But pushing for the fall of the entire regime with these penalties is arguably a difference in kind, not just degree. Russia is now the most heavily sanctioned country in the world, and the sanctions have been implemented in such a short period that their effects are unpredictable. “Western sanctions are the toughest measures ever imposed against a state of Russia’s size and power,” the historian Nicholas Mulder wrote in March—and additional penalties have been added since then. More are likely forthcoming. The European Parliament passed a resolution calling for the European Council to increase existing sanctions and introduce new ones, “taking into account the list of 6,000 individuals presented by Navalny’s Foundation,” the resolution says.  

Despite Putin’s murderousness, if Navalny’s gambit somehow worked and caused the Putin regime to fall, it cannot be assumed that his successor would necessarily be someone liberal-minded. Anybody who replaces Putin would likely be in the same circle, someone who is like-minded and believes Russia’s policies are justified. “Their hands are all tainted by this war,” says the City College of New York’s Rajan Menon, author of several books on Russia, Ukraine, and the Soviet Union. He says that if there were a popular overthrow of the government that led to democracy, it would be Russian democracy, not one necessarily designed or implemented to the liking of the U.S.

Indeed, for all his courage and opposition to both Putin’s corruption and the war in Ukraine, Navalny himself has made bigoted statements about Georgians (he supported Russia’s 2008 war against Georgia), Muslims, and others who are not ethnic Russians. Couple that with the reality that, as Menon says, a power vacuum if Putin left could be the most dangerous scenario of all, just as Saddam Hussein’s downfall eventually led to the emergence of ISIS. “In the history of the nuclear revolution,” says Menon, “we have never had to negotiate or even think about upheaval and violence in a nuclear-armed state, let alone one the size of Russia.”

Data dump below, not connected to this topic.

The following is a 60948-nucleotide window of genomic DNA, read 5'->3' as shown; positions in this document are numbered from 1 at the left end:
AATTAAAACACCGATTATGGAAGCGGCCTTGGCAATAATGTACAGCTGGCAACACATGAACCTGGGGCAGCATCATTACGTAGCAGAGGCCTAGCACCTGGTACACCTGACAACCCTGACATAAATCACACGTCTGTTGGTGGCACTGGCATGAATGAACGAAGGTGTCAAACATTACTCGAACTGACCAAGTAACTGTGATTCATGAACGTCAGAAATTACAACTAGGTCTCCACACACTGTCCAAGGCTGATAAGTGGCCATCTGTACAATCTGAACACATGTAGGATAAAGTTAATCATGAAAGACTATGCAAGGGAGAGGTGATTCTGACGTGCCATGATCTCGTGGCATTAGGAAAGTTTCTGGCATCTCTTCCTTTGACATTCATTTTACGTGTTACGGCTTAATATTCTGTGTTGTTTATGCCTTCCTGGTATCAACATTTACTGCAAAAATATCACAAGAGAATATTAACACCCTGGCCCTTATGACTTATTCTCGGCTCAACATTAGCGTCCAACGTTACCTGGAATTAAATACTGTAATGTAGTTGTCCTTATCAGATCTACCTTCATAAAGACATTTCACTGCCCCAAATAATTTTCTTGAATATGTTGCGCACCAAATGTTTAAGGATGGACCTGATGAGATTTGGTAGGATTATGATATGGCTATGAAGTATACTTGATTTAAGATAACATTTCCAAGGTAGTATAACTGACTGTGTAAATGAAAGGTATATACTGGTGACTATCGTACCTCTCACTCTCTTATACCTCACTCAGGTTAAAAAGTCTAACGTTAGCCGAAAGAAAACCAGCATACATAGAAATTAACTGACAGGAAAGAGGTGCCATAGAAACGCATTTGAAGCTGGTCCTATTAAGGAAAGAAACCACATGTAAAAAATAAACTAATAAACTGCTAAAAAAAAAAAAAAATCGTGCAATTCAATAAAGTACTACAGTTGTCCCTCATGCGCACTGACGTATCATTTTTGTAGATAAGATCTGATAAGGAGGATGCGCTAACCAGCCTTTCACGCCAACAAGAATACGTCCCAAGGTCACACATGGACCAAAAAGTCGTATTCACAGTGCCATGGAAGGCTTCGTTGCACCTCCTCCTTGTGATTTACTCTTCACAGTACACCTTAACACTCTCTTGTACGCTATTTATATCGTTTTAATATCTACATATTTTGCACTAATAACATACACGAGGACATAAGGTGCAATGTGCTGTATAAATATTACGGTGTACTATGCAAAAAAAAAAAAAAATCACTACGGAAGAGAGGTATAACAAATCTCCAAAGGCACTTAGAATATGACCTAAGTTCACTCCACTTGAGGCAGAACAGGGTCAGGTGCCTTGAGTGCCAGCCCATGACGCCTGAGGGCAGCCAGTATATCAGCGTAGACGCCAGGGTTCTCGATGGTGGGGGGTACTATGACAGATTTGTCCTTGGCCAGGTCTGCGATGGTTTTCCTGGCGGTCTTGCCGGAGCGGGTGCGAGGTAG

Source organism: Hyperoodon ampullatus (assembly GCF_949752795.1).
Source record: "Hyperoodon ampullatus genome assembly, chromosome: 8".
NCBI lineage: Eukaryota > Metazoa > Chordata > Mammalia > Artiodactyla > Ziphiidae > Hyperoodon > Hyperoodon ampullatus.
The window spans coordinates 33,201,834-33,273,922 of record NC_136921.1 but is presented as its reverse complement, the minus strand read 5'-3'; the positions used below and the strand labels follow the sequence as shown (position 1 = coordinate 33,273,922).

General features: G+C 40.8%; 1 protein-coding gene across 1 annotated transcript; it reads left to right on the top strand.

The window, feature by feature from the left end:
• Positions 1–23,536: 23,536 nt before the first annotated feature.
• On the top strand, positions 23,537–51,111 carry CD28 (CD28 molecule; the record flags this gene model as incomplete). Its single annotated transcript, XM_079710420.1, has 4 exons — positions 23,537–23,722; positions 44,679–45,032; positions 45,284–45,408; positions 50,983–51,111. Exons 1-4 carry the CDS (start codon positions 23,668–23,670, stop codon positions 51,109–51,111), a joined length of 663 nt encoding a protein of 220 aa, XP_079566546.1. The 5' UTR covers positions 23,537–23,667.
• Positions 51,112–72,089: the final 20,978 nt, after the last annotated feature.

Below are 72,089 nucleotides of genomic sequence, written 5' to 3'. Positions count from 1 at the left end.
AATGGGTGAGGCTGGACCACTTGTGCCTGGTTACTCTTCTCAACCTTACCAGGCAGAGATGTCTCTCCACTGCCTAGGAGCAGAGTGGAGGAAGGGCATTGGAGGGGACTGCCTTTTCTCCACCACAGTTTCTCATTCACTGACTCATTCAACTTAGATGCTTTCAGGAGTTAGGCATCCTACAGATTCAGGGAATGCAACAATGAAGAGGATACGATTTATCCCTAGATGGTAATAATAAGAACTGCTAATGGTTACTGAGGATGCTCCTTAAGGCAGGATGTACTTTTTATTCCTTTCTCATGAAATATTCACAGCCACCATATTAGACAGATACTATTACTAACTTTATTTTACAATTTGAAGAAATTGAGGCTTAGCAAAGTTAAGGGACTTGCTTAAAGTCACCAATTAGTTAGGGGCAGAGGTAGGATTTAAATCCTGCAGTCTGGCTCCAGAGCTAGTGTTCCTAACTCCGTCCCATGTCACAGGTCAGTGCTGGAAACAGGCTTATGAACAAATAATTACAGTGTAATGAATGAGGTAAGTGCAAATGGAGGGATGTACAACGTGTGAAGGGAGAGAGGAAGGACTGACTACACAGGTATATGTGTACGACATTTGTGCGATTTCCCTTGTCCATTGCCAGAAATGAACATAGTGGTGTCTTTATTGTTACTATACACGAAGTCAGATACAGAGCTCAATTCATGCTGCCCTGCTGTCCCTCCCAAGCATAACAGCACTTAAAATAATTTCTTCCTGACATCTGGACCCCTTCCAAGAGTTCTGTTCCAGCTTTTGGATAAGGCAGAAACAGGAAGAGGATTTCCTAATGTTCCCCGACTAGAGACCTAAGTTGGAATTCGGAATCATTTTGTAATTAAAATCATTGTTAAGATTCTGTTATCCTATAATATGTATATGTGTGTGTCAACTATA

And yet Putin’s actions have been so brutal that the burden of proof lies with those cautioning that stability is beneficial. “That argument had more evidence behind it, or more logic behind it, before the war,” says Miller. In addition, the war in Ukraine has clearly gone worse than the government expected, which might conceivably lead to a rethinking of aggressive Russian policies. “The regime seems under stress,” says the nonprofit Rand Corporation’s William Courtney, formerly a diplomat working in Russia and surrounding countries.

The sanctions will lead to declining living standards, even for elites, who may be unable to find relief in a Europe that has begun to isolate them, Courtney says. “The bearish economy is just going to pressure them, as long as Ukrainians continue to fight and continue to use Western military aid effectively, which they have done remarkably well so far.” Courtney believes that any internally directed regime change would lead to a more liberal government, since that would be the only way Russians could rid themselves of the crippling sanctions.

States have demonstrated an incredible ability to withstand punishments in pursuit of their national objectives, however. Nationalism is such a powerful force that it can lead citizens to rally around their leaders when they are criticized or punished by foreigners. The Navalny Foundation admits that Putin has sufficiently coopted, isolated, or repressed any dissident forces that could conceivably cause his downfall. Says Firestone: “It’s not like it’s going to collapse in one day.” But from his prison cell, Navalny is hoping that, with enough outside help, the flunkies and hangers-on who aid and abet Putin will see that they would be better off no longer aligning themselves with the most hated man in Eurasia.